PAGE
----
Then you go straight to fermentation. In Belgium, there are four type of fermentation and there is only one brewery using them all: Omer Vander Ghinste in Bellegem.

Bottom fermentation (Saccharomyces – low temperatures of fermenting 4 – 9 degrees C)
 This type gives us the abundant lagers. It’s a method accidentally invented from barrels left in cold cellars. The yeast had sunk at the bottom of the barrel giving the crystal clear beer known to all as pils or lager that comes from the German cellar. Bottom fermentation method was largely ignored until the Bavarians revived it towards the end of the 19 th century and it was subsequently perfected in Bohemia

Top fermentation, the yeasts (saccharomyces) are active at 14-25 C and you have the yeast floating on the top. This is the oldest form of fermentation, used by most specialist and regional brewers. It can take anywhere between 2-3 weeks to months to reach the desirable product.

Spontaneous fermentation, this method uses only wild yeast or airborne bacteria – Brettanomyces. Again, it’s one of the oldest methods. This is the method that Lambiek beers are produced, a specialty of Belgium. I am very proud to have tried one, brewed between the two rivers of Ghent, Scheldt and Leie. Did I like it? Honestly, out of all the barley sweetness I savoured from all the other beers, this one I remember for its distinct sharpness. You certainly don’t take a Flemish Old Style Sour Ale in vain.

[slaapmutske – the nightcap as the translation goes and FLOSS: Flemish Old Style Sour Ale]

Mixed fermentation, which, as you can imagine uses a mix of the above types, with Brett., lactobaccillus and/or Saccharomyces yeasts.

Why Belgian Beer?

Belgian beer has a long tradition and history. Back in the Middle Ages, a brew of beer was more common to consume than water. Given the dubious water quality at the time, it was also safer. In the beer belt of Europe, stretching from Ireland passed central Europe and in the Eastern corners of Europe it has been noted that people in medieval times would drink up to one and a half litters of beer per day (!). (Hick) Beer was seen as a healthy alternative to drinking water, which was often of suspect quality.

Abbey beers vs Trappist beers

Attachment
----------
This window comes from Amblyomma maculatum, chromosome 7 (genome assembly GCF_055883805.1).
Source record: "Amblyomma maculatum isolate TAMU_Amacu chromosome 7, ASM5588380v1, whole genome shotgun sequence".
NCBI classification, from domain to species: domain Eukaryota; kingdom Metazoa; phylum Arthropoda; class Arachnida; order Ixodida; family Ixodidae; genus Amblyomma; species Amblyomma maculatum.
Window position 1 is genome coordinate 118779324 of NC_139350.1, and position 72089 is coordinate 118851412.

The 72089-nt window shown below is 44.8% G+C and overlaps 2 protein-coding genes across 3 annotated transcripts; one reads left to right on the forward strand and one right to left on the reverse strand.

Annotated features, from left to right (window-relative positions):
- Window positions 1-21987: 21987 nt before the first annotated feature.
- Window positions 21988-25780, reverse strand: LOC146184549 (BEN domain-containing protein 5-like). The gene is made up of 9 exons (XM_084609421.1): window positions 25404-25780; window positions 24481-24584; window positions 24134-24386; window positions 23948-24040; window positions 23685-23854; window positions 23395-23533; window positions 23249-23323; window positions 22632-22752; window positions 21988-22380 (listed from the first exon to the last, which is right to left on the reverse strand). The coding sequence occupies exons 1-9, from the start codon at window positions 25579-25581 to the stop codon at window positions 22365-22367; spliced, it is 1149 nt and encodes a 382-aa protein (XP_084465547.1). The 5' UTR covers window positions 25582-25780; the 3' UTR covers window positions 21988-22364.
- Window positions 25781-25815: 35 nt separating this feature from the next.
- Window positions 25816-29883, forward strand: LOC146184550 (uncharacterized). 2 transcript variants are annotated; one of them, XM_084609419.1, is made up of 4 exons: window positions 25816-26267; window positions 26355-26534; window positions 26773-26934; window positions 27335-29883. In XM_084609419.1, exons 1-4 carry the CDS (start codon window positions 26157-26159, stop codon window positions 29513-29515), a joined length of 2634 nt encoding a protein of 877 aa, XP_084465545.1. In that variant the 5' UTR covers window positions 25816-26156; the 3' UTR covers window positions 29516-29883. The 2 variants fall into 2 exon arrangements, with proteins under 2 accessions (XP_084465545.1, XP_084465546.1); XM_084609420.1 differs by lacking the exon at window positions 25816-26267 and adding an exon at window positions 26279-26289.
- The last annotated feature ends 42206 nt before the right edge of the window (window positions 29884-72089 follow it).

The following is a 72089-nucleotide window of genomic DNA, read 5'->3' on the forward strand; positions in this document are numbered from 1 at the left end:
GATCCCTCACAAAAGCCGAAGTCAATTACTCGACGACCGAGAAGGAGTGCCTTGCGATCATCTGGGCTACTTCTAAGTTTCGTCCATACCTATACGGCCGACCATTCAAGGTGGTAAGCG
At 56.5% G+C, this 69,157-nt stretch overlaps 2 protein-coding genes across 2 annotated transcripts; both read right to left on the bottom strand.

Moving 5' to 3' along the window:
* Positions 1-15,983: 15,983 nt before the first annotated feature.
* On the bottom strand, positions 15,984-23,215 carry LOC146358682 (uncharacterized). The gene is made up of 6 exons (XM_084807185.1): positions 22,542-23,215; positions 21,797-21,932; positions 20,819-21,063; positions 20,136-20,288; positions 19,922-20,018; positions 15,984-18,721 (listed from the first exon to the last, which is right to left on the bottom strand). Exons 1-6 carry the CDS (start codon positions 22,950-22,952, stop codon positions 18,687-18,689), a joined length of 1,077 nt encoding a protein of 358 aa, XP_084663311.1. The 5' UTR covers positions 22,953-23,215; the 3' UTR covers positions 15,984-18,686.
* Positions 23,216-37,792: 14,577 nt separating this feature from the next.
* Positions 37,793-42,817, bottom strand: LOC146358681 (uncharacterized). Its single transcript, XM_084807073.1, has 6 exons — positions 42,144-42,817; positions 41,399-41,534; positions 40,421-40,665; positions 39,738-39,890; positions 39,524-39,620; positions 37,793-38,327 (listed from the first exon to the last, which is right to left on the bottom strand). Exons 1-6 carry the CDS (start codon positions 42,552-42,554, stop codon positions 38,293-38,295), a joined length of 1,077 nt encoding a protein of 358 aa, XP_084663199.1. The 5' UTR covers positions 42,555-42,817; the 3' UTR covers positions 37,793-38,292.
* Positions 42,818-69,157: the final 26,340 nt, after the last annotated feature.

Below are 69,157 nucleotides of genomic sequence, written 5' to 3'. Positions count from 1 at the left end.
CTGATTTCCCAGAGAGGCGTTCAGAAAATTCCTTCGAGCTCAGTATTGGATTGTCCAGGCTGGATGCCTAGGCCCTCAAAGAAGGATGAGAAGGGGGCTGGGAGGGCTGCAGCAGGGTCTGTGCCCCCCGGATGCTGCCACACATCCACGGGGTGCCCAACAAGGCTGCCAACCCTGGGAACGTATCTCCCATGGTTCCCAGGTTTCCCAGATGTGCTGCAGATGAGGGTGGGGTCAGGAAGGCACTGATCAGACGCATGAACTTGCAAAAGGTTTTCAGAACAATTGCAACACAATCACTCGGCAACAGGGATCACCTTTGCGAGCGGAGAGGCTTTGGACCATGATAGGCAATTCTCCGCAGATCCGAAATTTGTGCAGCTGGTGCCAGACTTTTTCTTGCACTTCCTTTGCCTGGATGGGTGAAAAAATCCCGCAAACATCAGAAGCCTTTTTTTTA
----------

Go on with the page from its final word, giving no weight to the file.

Abbeys have taken up on the shoulders the production of beer. In the early Middle Ages and much later too, the monasteries would be stop-overs for pilgrims. It was their duty to provide shelter; even if food was meager you would get a sandwich in a glass. A beer would be more nutritious than your actual meal. Nowadays, the names have stayed on, along with many of the traditional brewing methods, even if many of the monasteries have long perished.

My Belgian beer walk in Ghent @eatyourselfgreek

The back of Holy Food Market, a new food project and a very old pilgrim stop

What is the difference between abbey beers and trappist beers? Well, it’s simpler than you think; it all has to do with the location and licence of the brewer. Abbey beers are made in regular breweries that pay royalties to the monasteries to use their name. Trappist beers must be brewed in or near an active monastery of the Cistercian order; the monks should supervise the brewing as well as the marketing of the beer. An amount of these profits goes back to the monastery or funds a charitable cause. All in all sounds like a good deal. If you can’t think of any trappist, just keep Chimay, Orval or Rochefort in the beers to try list. These are 3 of the 6 active trappist brews served anywhere in Belgium.

And when in Ghent, don’t forget to try the Gulden draak. A brew named after the Golden dragon of Ghent’s Belfry. Don’t take this one lightly, it’s not just a marketing fix. Golden draak is an exceptional dark triple, with an exceptional alcohol volume of 10,5%. Delicious as it may be, no pub will serve you more than 3.

My Belgian beer walk in Ghent @eatyourselfgreek

The Golden dragon of Ghent

So this post is just about scratching the top of the iceberg when it comes to Belgian beers. A huge thanks to Ariel for taking me through this wonderful beer walk in Ghent and initiating me in the magic of Belgian beer. I couldn’t recommend you a better guide. Just remember, when on a Belgian pub crawl, indulge your taste buds in good measure and do snack, every alcoholic drink should be consumed in moderation, after all. (hick)

Have you been brewing? Do you have a favourite Belgian brew? Let me know in the comments, I’m always happy to hear from you.

From Ghent with love,

Eugenia

PS: Where else can you enjoy a beer walk in Belgium? Antwerp, Bruges and Kortrijk https://www.beerwalk.be/en/ghent/tour/

Sources:

https://science.howstuffworks.com/innovation/edible-innovations/beer1.htm
http://howtobrew.com/
http://brewwiki.com/index.php/Main_Page
https://belgium.beertourism.com/about-beer/brewing-process